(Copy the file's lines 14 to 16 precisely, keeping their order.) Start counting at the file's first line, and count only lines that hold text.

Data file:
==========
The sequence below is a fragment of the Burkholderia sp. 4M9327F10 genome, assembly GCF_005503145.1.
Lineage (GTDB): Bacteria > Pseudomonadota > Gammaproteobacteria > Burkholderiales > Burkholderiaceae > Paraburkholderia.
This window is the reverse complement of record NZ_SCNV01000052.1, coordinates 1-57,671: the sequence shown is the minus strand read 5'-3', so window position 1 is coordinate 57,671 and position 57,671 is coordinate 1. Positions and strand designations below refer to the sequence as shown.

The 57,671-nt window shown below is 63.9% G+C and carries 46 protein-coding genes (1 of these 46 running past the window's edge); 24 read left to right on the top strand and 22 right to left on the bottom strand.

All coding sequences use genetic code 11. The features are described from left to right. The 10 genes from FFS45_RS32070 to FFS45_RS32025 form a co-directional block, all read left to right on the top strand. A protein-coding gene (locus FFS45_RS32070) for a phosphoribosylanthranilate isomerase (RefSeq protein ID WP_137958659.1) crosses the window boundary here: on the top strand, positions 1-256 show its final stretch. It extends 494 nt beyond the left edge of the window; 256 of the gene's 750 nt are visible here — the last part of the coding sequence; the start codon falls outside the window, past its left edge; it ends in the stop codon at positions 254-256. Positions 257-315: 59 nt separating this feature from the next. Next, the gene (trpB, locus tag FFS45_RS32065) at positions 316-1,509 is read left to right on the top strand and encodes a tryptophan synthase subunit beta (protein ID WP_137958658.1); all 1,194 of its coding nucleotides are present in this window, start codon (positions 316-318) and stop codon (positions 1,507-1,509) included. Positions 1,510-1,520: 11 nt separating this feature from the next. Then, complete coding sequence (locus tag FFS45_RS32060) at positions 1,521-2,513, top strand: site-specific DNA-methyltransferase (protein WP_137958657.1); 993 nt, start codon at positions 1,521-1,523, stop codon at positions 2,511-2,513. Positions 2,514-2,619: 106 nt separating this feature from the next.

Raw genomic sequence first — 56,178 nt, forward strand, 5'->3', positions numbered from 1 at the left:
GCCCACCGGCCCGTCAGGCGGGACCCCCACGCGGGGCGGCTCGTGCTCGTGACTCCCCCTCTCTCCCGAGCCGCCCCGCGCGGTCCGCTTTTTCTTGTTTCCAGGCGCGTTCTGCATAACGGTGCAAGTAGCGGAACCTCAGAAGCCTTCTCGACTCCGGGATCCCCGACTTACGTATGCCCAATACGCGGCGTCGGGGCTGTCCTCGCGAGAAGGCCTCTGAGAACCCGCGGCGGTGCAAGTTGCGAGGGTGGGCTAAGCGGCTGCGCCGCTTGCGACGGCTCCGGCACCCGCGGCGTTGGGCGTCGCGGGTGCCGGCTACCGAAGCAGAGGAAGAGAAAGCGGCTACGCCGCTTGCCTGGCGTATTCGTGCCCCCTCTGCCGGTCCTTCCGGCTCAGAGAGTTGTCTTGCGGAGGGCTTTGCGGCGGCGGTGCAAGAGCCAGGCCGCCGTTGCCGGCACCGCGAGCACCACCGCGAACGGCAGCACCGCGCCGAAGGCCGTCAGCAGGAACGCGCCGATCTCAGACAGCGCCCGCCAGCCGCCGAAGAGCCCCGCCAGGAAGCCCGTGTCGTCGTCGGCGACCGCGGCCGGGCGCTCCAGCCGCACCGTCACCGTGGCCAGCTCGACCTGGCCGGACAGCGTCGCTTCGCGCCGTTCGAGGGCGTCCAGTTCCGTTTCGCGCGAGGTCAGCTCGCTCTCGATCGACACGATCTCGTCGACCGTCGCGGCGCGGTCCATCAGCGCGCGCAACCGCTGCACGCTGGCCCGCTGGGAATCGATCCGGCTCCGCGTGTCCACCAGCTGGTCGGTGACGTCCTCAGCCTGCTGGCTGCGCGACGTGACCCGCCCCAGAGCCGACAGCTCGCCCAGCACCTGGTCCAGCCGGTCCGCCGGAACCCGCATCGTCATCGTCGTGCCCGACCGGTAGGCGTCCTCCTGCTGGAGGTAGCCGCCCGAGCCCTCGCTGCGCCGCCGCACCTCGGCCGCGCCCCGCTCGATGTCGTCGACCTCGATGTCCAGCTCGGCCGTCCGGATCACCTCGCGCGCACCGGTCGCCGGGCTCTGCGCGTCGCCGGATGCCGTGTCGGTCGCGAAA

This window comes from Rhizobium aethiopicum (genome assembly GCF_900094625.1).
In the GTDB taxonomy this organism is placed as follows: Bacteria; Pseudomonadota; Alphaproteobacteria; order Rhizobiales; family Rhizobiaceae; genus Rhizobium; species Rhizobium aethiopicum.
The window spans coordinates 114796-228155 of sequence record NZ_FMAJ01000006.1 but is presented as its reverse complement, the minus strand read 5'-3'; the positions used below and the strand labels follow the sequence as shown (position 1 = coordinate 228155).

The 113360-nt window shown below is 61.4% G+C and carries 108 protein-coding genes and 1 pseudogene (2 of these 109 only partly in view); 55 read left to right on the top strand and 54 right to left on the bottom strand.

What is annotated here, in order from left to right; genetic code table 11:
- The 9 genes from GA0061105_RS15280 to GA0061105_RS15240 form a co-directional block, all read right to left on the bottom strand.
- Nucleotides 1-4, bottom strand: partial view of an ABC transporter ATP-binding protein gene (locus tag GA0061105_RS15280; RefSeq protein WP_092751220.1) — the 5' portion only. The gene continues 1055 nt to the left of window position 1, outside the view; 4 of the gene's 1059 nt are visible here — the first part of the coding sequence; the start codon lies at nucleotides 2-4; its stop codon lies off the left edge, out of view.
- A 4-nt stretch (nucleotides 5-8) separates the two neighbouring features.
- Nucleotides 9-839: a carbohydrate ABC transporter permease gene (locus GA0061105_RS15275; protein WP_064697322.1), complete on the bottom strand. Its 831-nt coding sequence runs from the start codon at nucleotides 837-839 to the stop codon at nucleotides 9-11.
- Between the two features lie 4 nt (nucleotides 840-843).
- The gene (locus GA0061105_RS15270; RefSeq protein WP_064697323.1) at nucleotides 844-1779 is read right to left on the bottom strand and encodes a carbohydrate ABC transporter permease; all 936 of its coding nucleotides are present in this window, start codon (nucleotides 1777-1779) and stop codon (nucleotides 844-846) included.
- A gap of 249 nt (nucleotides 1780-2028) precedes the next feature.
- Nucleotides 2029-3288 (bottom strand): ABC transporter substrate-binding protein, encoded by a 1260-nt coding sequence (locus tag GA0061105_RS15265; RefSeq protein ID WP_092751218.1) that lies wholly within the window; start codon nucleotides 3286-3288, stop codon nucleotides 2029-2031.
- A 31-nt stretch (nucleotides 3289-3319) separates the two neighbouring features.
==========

- Nucleotides 1-4, bottom strand: partial view of an ABC transporter ATP-binding protein gene (locus tag GA0061105_RS15280; RefSeq protein WP_092751220.1) — the 5' portion only. The gene continues 1055 nt to the left of window position 1, outside the view; 4 of the gene's 1059 nt are visible here — the first part of the coding sequence; the start codon lies at nucleotides 2-4; its stop codon lies off the left edge, out of view.
- A 4-nt stretch (nucleotides 5-8) separates the two neighbouring features.
- Nucleotides 9-839: a carbohydrate ABC transporter permease gene (locus GA0061105_RS15275; protein WP_064697322.1), complete on the bottom strand. Its 831-nt coding sequence runs from the start codon at nucleotides 837-839 to the stop codon at nucleotides 9-11.